April 28, 2008

Recently, we were surprised to have a prospective client ask us what she should consider when choosing a technology consultant. Never ones for false modesty we told her to consider us. Once the obligatory guffaws petered out it became clear she was looking for a real answer. Our answer could have been completely self-serving; instead we told her our process for selecting vendors:

  1. You’re the boss. Regardless of how much or how little you know about technology, your business requirements should drive all tech-related decisions, not vice versa. You want to work with a consultant who asks about your industry, your company, and your existing processes—one who delivers proposed technology solutions that address your specific goals while minimizing the disruption to your workflow and your employees. After all, it’s easier to adjust your technology than it is your employees’ habits.
  2. References. Chances are the supplied references will say only good things about the consultant. So instead of asking for general opinions and attitudes, use these references to uncover the real scope of the consultant’s services. Ask about systems the consultant supports or provides, how quickly he or she follows up to questions or support requests, or how many employees support the same account. It’s also important to make sure that your references are similar in size, people-wise, to your own firm. Lastly, get a sense of how the consultant handles disputes—it’s a great way to gauge how well he or she values clients.
  3. Communication. How easy is it to get in touch with your consultant and his/her company? How many direct e-mail addresses and phones numbers does the consultant supply (as opposed to general inboxes or main numbers)? Is there an online ticketing tool? Do you have personal contact info (cell phone number is generally offered)? The more ways you have to reach your consultant and track the work performed on your account, the more likely it is that your messages will be addressed promptly. That’s not to say you’ll always receive a return call within minutes, but it’s tougher to ignore something when you’re getting hit from multiple sides.
  4. Gut instinct. In the end, you’ll probably choose the consultant with whom you “feel” best, and there’s nothing wrong with that. There simply has to be a certain comfort level when you work with a consultant—just like when you visit a doctor, a lawyer, or an accountant—and the only way to achieve that comfort is to your trust your gut (once you’ve done your homework, of course).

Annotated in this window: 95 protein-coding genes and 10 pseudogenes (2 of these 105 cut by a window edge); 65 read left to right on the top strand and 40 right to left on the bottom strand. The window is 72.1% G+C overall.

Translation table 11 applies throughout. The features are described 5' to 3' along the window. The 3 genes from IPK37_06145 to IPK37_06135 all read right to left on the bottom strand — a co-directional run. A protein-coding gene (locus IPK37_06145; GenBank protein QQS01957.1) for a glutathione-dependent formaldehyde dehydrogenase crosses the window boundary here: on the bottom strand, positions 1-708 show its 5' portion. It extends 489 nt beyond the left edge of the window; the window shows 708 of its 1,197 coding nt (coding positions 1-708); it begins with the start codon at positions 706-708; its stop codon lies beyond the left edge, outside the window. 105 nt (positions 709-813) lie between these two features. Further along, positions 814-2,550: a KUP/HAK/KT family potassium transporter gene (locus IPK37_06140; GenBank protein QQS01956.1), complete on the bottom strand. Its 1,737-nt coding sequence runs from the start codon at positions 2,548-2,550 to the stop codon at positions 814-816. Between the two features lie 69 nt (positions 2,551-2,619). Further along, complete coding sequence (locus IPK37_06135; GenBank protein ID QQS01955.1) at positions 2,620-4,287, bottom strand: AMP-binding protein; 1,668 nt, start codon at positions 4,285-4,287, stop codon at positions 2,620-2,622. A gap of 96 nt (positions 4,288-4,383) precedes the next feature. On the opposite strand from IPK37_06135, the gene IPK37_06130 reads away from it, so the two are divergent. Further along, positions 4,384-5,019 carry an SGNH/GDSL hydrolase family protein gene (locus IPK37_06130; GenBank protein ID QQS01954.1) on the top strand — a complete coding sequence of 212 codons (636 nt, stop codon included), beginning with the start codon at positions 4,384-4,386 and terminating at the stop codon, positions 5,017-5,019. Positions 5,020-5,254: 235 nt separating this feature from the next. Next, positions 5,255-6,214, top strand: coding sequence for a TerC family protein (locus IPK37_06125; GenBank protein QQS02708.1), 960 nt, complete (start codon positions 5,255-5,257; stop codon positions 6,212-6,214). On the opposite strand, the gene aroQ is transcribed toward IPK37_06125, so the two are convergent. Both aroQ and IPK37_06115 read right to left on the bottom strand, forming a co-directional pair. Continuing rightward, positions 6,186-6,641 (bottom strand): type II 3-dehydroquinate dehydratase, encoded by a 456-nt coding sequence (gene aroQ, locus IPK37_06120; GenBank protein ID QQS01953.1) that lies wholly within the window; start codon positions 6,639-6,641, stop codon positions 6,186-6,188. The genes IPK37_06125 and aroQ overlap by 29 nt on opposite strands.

No Piece can properly be called good, and well written which is void of any Tendency to benefit the Reader, either by improving his Virtue or his Knowledge.” Benjamin Franklin

SCOR

April 28, 2008

On account of because. Because it’s there. Productivity is overrated.

Through the cacophony that is the WWW what impact will another weblog really make? Call us delusional (go ahead, it won’t hurt our feelings), but we think the Syzygy 3 Weblog can be a pertinent resource for small- and mid-sized businesses; a place to find practical information on simple and not-so-simple technology topics. Everything you will read (or skim) here will be based on our own experiences and those of our clients. Consider us your Virgil as we guide you through the myriad of circles that make up technology.

So, you’re probably who “we” are. Well, we are Syzygy 3, Inc. (www.syzygy3.com), a technology consulting and integration firm headquartered in New York City. Your faithful weekly contributors to this blog will be Sean C. O’Rourke (SCOR), one of the founders of Syzygy 3, and Leah Hoffmann (LH), a freelance writer with a strong background in technology (http://www.uncommoncopy.com/). Together, we will post a new topic each Thursday and then open things up for questions/comments. There will be iterative postings on occasion just to keep things interesting.

Thanks for joining us and let the fun begin.

SCOR